According to veteran banking analyst Richard Bove of Rochdale Securities, five companies alone -- led by CitiGroup, Morgan Stanley, and J.P. Morgan Chase -- have $2.5 trillion in exposure to Europe's problems.
The risk of what economists call contagion in this pass is high, and new wounds inflicted on America's big banks will mean even less lending, in an economy not marked by any eagerness at said banks to lend to Main Street. In fact, Reuters reported in February that the main TARP beneficiaries lent less that month than they had when they cashed their TARP checks.
Less lending, of course, means less hiring and more unemployment -- especially, more long-term unemployment, which the bill was intended to address.
And in fact, even without the problems now looming, the economic outlook is unpromising.. According to the St. Louis Fed, the economy as a whole is slowing and in any event, faces what it called "another jobless recovery."
In Washington, this means that the mid-term elections will be held in a declining economy with rising unemployment -- just the climate in which Democrats want to appear to be the friend of the little guy.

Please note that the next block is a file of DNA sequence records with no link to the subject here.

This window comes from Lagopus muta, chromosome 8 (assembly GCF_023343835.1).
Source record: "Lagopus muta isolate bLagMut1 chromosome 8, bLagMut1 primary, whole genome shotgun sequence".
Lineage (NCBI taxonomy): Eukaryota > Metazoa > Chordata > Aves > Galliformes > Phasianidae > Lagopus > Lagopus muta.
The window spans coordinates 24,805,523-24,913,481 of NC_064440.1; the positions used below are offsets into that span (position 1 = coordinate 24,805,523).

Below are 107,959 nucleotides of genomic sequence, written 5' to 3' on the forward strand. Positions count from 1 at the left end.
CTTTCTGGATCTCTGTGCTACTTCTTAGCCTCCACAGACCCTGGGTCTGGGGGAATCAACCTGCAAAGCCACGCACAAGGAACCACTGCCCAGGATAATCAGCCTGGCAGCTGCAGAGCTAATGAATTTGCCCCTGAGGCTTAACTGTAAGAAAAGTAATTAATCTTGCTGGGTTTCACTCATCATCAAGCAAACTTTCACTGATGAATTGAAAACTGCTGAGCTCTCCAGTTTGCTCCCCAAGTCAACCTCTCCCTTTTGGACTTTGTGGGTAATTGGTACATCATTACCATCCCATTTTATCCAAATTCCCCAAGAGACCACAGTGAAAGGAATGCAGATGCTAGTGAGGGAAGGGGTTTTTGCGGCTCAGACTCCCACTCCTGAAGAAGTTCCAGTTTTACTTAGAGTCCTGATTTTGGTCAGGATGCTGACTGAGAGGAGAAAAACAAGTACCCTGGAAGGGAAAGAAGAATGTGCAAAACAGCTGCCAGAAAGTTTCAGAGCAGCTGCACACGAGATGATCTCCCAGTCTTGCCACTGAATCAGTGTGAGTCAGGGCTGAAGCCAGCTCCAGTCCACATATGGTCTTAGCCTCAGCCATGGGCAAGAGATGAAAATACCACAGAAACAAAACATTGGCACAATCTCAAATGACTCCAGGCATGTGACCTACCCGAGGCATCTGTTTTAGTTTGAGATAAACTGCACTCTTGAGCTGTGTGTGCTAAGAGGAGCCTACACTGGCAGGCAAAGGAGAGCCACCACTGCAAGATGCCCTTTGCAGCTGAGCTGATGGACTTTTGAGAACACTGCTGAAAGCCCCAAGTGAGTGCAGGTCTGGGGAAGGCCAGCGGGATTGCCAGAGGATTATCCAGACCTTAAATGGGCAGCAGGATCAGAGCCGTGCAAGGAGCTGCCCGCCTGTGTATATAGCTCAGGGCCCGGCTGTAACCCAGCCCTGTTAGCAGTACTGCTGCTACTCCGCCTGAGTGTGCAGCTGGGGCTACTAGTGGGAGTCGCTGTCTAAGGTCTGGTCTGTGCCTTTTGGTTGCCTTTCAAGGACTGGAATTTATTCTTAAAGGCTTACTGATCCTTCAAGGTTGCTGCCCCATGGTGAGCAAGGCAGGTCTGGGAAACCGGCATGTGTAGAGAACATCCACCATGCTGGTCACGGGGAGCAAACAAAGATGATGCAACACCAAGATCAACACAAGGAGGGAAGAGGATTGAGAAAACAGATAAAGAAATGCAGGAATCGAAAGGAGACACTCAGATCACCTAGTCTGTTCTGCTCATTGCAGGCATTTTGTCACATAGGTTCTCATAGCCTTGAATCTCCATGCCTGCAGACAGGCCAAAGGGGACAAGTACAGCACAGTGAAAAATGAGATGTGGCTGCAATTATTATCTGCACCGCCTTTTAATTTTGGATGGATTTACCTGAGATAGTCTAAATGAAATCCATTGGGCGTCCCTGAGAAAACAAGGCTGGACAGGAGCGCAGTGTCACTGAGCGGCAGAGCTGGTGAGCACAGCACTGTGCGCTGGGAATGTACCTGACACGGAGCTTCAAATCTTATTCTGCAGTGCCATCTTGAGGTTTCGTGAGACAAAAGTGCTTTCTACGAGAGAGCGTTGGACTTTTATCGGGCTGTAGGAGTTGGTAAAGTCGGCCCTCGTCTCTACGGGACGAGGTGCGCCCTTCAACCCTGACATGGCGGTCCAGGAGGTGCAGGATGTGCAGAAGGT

Instead, they've opened themselves up to another round of wrangling with Republicans, and their own Blue Dog Democrats, over the fate of the long-term unemployed -- reminding the country that they didn't squarely address the problem this time, while narrowing the differences between them and their opposition.
Hanging the long-term unemployed out to dry was dumb even without the mid-term elections; ours is still a consumer-based economy, and people without money are not shopping -- they're hunkered down.
Looked at that way, Congress is choosing to cripple what economic recovery we have -- and can look forward to.
Meanwhile, the outlook for the long-term unemployed is worse than many imagine. They comprise more of the total unemployed than most people think -- 51.8% of the 15 million Americans now out of work have been permanently laid off -- and the typical time people need to find jobs today is 31 weeks. This is the longest since the government started keeping such records in 1948. And the number of long-term unemployed is rising.
To give you an idea of how tone-deaf Washington politicians are on the subject: A friend of mine, who is only entitled to 79 weeks of benefits -- which were running out -- was referred to his Congressman, Michael Arcuri (D.-NY), to discover if he could somehow qualify for a full 99 weeks of benefits. He called his Utica, NY office and waited a week without a callback. So he called again. My friend spoke to a guy who said he hadn't gotten the first message, and promised to get back to him. After another week my friend called again and was told the man had just stepped into a meeting. My friend still hasn't heard from the man.
What do you think my friend's opinion is of Mike Arcuri?